The only information leaked from the Israeli security cabinet’s deliberations on Wednesday, May 29, was the sharp reprimand prime minister Ariel Sharon administered to army chief of staff Lt.-Gen. Shaul Mofaz, for arguing once again that deporting Yasser Arafat was the only way to cut off Palestinian terror at source.
Sharon advised Mofaz to keep his nose out of policy-making as long as he is a serving officer.
This may be one of the general’s last government briefings. Next month, he retires at the end of a four-year stint – two of them spent fighting Palestinian violence.
The prime minister is hardly in a position to preach. In his long years as a serving officer, Sharon never held back on his political views, offering them in the most forceful terms.
The leak, however, was symptomatic of an unspoken concern. Sharon and his partner in government, the Labor leader and defense minister Binyamin Ben Eliezer, are feeling a potential draught not yet blowing from the direction of Shaul Mofaz, who as a civilian is widely expected to throw his hat in the political ring.
The Sharon-Ben Eliezer alliance has propelled the two men towards the center, away from their respective milieus of right-leaning Likud right and leftish Labor. Sharon has defied his party by approving the rise of a Palestinian state, while Ben Eliezer stands against his party’s support for Yasser Arafat as the only partner in peace negotiations. Having moved this close, the two men are seen as planning to carve out of their parties a moderate, center-right political front, with support from the Orthodox Shas and Untied Torah parties. Most pundits see such a grouping as designed to outflank their leading challengers – the two former prime ministers, Binyamin Netanyahu of Likud and Shimon Peres of Labor.
DEBKA-Net-Weekly‘s political analysts believe the two veteran politicians are taking a longer view. Neither Sharon nor Ben Eliezer feel immediately threatened by either of those rivals attempting a comeback. Looking into the future, however, they envision a vigorous new political bloc led by two younger men: Mofaz, 54, and another retired general, Effi Eitam, 42, the new leader of the National Religious Party and member of Sharon’s security cabinet.
Born in Iran, Mofaz and family immigrated to Israel in 1957. With a degree in business administration, he climbed through the ranks of the armed forces, taking part on the way in the Entebbe operation and attending the US Marines command and staff college in Wantico, Virginia. Eitam, demobbed as a brigadier general, was born on a kibbutz. His army record includes the command of Israeli forces in Lebanon and of the elite Givati Brigade. While Mofaz has no known political background, Eitam never made a secret of his right wing nationalist leanings, even in uniform.
Both the chief of staff and the ex-general agree with the assessment shared by Israel’s intelligence experts that Washington’s master plan for sidelining Yasser Arafat as a figurehead will fall flat as a stratagem for defeating terror. Mofaz felt he had to speak up at the security cabinet, therefore, even at the risk of drawing Sharon’s wrath. More than ever, he is convinced that there is no other way but to banish the Palestinian leader to a spot as far away as possible and preferably under guard. As long as Arafat remains in the country and in power, Mofaz with Israeli intelligence expects his powerful patrons, Iraqi president Saddam Hussein, Syrian leader Bashar Assad, Iran’s spiritual leader Ali Khamenei, Hizballah chief Hassan Nasrallah and al Qaeda operatives in the Middle East, to prevent the Americans from removing Arafat from control over the Palestinian security services and terror mechanisms.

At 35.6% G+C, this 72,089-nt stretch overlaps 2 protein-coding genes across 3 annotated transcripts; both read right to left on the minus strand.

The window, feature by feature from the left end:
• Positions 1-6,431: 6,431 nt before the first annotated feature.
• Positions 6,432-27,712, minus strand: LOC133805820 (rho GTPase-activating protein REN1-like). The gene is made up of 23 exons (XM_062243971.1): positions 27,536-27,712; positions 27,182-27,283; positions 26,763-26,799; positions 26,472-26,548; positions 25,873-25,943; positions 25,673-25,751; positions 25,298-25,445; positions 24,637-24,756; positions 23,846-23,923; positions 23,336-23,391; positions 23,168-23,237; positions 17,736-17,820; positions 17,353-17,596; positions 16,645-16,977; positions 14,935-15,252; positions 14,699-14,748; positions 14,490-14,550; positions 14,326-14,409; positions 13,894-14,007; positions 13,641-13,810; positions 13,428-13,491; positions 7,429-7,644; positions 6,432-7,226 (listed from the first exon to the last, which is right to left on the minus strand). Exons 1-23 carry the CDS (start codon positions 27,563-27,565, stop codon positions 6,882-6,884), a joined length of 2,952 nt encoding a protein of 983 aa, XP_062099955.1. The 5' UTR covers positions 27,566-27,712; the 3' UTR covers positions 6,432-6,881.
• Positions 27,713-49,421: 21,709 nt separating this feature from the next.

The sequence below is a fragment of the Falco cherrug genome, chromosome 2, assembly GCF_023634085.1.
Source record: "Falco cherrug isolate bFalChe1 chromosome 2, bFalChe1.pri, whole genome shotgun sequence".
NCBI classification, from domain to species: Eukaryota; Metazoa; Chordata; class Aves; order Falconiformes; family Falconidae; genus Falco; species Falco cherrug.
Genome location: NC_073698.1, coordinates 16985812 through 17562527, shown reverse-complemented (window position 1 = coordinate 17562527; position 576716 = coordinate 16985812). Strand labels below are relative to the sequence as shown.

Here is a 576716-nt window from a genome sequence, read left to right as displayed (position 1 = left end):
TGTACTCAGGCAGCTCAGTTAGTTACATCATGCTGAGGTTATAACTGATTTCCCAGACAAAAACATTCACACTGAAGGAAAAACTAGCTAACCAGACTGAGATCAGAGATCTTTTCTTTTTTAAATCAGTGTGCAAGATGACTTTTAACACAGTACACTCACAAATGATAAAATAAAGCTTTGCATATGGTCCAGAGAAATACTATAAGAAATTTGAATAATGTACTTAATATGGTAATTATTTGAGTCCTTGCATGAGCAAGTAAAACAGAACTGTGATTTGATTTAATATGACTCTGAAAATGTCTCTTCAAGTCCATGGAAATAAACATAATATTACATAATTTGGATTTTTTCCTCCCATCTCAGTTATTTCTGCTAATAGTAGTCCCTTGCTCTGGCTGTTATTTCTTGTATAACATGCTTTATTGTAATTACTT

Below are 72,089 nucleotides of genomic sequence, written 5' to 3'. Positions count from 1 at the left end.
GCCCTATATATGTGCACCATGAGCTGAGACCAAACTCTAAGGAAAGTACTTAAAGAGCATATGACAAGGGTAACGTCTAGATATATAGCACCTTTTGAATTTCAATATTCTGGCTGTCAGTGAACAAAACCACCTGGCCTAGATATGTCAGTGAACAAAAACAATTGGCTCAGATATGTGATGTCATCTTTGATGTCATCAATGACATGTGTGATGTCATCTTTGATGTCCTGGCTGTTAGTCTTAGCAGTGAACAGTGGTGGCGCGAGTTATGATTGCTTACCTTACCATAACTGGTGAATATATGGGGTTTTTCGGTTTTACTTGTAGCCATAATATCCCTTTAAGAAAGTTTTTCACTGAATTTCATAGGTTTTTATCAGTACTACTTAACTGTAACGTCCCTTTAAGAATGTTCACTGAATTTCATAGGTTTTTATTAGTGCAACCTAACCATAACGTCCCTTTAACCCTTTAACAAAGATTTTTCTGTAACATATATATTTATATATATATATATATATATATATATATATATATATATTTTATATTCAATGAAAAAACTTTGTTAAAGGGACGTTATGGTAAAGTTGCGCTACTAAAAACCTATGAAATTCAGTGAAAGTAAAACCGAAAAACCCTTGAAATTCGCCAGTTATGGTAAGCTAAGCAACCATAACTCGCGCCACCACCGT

America’s failure will leave Israel in bleak straits. Sharon is now at the peak of his powers. However, having hitched his star to the Bush administration, he is expected by Mofaz, Eitam and others, to take a serious tumble when US plans go awry.
As Palestinian suicide attacks pile up and the national economy staggers into stagflation, Sharon’s unparalleled popularity is beginning to fray. The National Religious Party has declined in recent years to only five seats in Israel’s 120-member parliament, but under Eitam’s dynamic leadership, it is poised to leap out of its moderate religious box to scoop up blocks of disenchanted Likud and other voters, who want the Palestinian menace eliminated root and branch now, starting with Arafat, and normal life restored.
To make the national grade, Eitam needs a non-religious, nationally acceptable partner, who stands head and shoulders above petty party politics and is untouched by the widespread taint of financial and political scandal. Mofaz may fit the bill. He appears to be modest, restrained and consistent. Through every phase of the war with the Palestinians, he quietly but doggedly called for an all-out confrontation with Palestinian terrorists and Arafat’s regime, which he terms “a terrorist administration”.
DEBKA-Net-Weekly’s political experts estimate that if Mofaz and Eitam can get together on a platform, a new political bloc may be in place by the end of summer and up and running for the next general election, some time in 2003.